(14)
Substituting (14) into equations (11) through (13) yields the linearized equations governing the
perturbation fields:
Momentum equations:
ωR = −
1 dP
ρ dr
(15)
ik
P
ρ
(16)
ωZ = −
Continuity:
dR R
+ + ikZ = 0 .
dr
r
Eliminating Z(r) and P (r) yields a differential equation for R(r):
r2
d2 R
dR
2
+
r
−
1
+
(kr)
R=0 .
dr2
dr
(17)
(18)
This corresponds to modified Bessel Equation of order 1, whose solutions may be written in terms
of the modified Bessel functions of the first and second kind, respectively, I1 (kr) and K1 (kr). We
note that K1 (kr) → ∞ as r → 0; therefore, the well-behavedness of our solution requires that R(r)
take the form
R(r) = CI1 (kr) ,
(19)
4
0.34√( σ/ ρ R3 )
0
ω
0
0.2
0.4
kR0
0.6
0.8
1
Figure 4: The dependence of the growth rate ω on the wavenumber k for the Rayleigh-Plateau
instability.
where C is an as yet unspecified constant to be determined later by application of appropriate
boundary conditions.
The pressure may be obtained from (19) and (15), and by using the Bessel function identity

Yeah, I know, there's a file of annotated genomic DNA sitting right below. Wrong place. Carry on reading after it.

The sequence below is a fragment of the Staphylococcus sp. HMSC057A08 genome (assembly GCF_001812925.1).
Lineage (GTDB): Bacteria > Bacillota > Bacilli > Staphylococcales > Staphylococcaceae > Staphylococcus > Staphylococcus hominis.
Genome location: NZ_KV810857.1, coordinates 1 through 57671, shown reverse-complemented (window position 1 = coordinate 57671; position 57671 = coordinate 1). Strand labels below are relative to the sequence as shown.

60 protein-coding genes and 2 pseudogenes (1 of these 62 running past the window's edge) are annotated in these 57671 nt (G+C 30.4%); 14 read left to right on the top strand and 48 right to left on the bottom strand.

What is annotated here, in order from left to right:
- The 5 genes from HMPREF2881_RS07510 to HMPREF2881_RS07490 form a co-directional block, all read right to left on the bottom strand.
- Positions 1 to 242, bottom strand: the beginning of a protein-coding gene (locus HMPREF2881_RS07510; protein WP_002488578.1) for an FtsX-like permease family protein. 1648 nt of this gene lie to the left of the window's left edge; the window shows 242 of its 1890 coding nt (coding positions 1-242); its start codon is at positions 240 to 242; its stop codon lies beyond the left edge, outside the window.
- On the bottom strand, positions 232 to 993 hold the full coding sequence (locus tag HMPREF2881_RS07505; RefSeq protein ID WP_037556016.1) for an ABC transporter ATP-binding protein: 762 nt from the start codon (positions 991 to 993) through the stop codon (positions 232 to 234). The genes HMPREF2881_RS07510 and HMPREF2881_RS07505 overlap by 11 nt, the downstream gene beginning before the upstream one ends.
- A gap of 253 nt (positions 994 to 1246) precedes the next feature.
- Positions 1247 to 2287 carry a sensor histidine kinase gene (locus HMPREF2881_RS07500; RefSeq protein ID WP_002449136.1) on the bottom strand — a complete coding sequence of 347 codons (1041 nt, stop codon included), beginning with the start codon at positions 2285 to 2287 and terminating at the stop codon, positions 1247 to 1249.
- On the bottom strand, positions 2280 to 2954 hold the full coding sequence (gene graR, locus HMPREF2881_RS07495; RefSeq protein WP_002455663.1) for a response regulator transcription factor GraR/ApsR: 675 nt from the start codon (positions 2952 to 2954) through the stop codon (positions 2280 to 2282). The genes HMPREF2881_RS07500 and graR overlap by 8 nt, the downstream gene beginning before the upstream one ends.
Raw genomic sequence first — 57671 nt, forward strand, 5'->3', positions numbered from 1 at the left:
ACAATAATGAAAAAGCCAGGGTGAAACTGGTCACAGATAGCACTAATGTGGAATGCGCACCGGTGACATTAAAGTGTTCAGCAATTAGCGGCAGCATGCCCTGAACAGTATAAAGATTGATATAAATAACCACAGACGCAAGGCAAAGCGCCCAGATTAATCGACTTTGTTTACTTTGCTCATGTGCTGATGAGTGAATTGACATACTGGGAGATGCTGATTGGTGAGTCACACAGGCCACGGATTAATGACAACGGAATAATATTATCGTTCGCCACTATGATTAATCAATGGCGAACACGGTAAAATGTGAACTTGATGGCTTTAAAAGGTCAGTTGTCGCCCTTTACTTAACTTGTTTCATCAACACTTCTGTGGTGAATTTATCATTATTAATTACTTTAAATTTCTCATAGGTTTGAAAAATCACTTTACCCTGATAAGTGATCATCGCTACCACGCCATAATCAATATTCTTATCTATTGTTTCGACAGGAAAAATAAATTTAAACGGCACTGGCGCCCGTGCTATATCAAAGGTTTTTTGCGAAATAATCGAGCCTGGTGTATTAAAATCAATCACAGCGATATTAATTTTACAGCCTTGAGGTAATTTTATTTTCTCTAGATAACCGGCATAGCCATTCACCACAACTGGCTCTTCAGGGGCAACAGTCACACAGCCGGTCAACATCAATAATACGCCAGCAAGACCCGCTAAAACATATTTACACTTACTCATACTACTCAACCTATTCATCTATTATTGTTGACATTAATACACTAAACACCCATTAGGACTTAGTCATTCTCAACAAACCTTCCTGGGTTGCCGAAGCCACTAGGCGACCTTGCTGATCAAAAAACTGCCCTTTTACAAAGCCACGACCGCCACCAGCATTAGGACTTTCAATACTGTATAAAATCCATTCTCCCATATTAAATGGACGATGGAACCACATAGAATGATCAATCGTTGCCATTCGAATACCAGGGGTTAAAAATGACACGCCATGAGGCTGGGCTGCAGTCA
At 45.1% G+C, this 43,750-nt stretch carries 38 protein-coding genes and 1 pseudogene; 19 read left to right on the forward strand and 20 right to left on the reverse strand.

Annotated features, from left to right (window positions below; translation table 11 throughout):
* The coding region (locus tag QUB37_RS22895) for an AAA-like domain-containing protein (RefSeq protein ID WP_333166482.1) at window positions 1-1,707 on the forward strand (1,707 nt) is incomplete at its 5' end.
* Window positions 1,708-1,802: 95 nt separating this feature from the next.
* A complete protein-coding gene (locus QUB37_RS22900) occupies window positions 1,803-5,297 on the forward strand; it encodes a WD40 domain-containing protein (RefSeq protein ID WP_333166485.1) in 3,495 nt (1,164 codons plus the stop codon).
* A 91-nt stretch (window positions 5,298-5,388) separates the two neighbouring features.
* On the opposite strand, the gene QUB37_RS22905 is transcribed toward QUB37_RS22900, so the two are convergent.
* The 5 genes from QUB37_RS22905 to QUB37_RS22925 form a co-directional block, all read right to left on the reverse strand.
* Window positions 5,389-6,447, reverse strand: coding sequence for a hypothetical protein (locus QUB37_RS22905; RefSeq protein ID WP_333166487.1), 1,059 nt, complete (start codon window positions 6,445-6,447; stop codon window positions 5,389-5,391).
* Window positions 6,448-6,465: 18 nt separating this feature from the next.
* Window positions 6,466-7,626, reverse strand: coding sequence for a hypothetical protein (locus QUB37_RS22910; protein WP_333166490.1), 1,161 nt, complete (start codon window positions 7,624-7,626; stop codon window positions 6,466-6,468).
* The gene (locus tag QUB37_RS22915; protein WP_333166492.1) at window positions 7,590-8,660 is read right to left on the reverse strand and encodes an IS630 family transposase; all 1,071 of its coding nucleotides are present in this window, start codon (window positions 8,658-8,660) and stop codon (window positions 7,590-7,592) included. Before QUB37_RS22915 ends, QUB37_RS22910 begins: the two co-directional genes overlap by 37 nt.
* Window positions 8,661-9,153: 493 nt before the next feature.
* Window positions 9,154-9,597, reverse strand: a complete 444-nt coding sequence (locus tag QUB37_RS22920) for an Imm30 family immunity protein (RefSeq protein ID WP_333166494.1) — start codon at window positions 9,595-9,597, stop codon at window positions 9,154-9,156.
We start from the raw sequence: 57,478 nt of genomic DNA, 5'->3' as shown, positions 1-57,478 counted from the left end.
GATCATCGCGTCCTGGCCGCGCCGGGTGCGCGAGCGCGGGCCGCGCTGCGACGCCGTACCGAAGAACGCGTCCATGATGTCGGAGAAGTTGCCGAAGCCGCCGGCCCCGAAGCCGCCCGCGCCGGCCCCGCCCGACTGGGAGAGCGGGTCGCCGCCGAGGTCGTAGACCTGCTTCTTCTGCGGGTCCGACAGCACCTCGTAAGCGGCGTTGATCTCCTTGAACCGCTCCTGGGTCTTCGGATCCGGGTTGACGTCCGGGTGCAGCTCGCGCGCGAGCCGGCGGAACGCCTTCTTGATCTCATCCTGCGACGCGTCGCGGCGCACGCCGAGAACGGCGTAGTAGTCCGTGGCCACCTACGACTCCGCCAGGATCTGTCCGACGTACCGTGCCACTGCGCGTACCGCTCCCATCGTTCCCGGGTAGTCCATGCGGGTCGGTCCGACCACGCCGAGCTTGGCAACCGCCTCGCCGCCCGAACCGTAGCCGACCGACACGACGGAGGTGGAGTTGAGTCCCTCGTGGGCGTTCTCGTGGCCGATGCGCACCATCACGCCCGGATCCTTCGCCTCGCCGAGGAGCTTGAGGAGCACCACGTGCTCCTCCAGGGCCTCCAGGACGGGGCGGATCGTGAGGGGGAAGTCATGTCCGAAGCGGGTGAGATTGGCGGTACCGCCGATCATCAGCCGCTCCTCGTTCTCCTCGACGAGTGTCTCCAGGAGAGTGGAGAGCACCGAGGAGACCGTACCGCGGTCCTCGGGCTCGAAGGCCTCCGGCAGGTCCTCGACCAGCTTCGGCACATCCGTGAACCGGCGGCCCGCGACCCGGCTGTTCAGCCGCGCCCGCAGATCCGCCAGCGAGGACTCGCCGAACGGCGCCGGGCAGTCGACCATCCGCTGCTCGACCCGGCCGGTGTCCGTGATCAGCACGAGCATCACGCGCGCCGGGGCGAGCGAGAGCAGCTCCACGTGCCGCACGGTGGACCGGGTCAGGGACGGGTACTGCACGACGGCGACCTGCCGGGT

I00 (ξ) = I1 (ξ):
ωρC
P (r) = −
I0 (kr) .
(20)
k
We proceed by applying appropriate boundary conditions. The first is the kinematic condition
on the free surface:
e
∂R
er .
(21)
=u
e·n ' u
∂t
Substitution of (19) into this condition yields
C=
ω
.
I1 (kR0 )
(22)
Second, we require a normal stress balance on the free surface:
p0 + pe = σ∇ · n .
(23)
+ R12 , where R1 and R2 are the principal radii of curvature
We write the curvature as σ∇·n = R11
of the jet surface:
1
1
1
=
'
− 2 eωt+ikz
ωt+ikz
R1
R0 R0
R0 + e
1
= k 2 eωt+ikz .
R2
Substitution of (24) and (25) into equation (23) yields:
σ
σ
p0 + pe =
− 2 1 − k 2 R02 eωt+ikz .
R 0 R0
5
(24)
(25)
(26)
Figure 5: The field of stationary capillary waves excited on the base of a water jet impinging on a
horizontal water reservoir. The grid at right is millimetric.
Cancellation via (9) yields the equation for pe accurate to order :
pe = −
σ
1 − k 2 R02 eωt+ikz .
2
R0
(27)
Combining (20), (22) and (27) yields the dispersion relation, that indicates the dependence of the
growth rate ω on the wavenumber k: